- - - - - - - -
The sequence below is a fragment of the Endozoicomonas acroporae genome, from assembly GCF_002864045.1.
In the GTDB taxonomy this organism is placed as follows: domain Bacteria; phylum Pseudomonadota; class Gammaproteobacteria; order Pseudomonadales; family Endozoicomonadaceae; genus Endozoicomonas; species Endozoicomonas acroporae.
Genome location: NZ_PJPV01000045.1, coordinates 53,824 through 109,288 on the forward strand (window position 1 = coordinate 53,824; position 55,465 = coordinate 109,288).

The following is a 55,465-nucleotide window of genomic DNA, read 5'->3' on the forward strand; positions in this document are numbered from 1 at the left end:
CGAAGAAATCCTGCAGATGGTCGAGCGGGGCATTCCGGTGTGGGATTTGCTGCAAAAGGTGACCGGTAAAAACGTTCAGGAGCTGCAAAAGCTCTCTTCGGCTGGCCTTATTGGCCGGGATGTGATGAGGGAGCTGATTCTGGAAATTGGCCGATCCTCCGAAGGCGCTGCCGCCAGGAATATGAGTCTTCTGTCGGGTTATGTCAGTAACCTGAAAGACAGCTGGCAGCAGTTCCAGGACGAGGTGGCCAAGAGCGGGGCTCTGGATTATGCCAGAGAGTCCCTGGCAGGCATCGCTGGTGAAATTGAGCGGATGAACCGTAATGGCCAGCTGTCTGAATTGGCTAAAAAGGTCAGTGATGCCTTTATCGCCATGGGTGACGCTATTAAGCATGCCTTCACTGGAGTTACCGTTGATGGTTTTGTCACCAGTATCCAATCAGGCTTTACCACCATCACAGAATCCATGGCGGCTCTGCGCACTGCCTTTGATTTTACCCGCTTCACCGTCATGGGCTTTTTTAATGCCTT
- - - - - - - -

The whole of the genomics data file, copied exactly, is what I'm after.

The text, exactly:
The sequence below is a fragment of the Endozoicomonas acroporae genome, from assembly GCF_002864045.1.
In the GTDB taxonomy this organism is placed as follows: domain Bacteria; phylum Pseudomonadota; class Gammaproteobacteria; order Pseudomonadales; family Endozoicomonadaceae; genus Endozoicomonas; species Endozoicomonas acroporae.
Genome location: NZ_PJPV01000045.1, coordinates 53,824 through 109,288 on the forward strand (window position 1 = coordinate 53,824; position 55,465 = coordinate 109,288).

The following is a 55,465-nucleotide window of genomic DNA, read 5'->3' on the forward strand; positions in this document are numbered from 1 at the left end:
CGAAGAAATCCTGCAGATGGTCGAGCGGGGCATTCCGGTGTGGGATTTGCTGCAAAAGGTGACCGGTAAAAACGTTCAGGAGCTGCAAAAGCTCTCTTCGGCTGGCCTTATTGGCCGGGATGTGATGAGGGAGCTGATTCTGGAAATTGGCCGATCCTCCGAAGGCGCTGCCGCCAGGAATATGAGTCTTCTGTCGGGTTATGTCAGTAACCTGAAAGACAGCTGGCAGCAGTTCCAGGACGAGGTGGCCAAGAGCGGGGCTCTGGATTATGCCAGAGAGTCCCTGGCAGGCATCGCTGGTGAAATTGAGCGGATGAACCGTAATGGCCAGCTGTCTGAATTGGCTAAAAAGGTCAGTGATGCCTTTATCGCCATGGGTGACGCTATTAAGCATGCCTTCACTGGAGTTACCGTTGATGGTTTTGTCACCAGTATCCAATCAGGCTTTACCACCATCACAGAATCCATGGCGGCTCTGCGCACTGCCTTTGATTTTACCCGCTTCACCGTCATGGGCTTTTTTAATGCCTT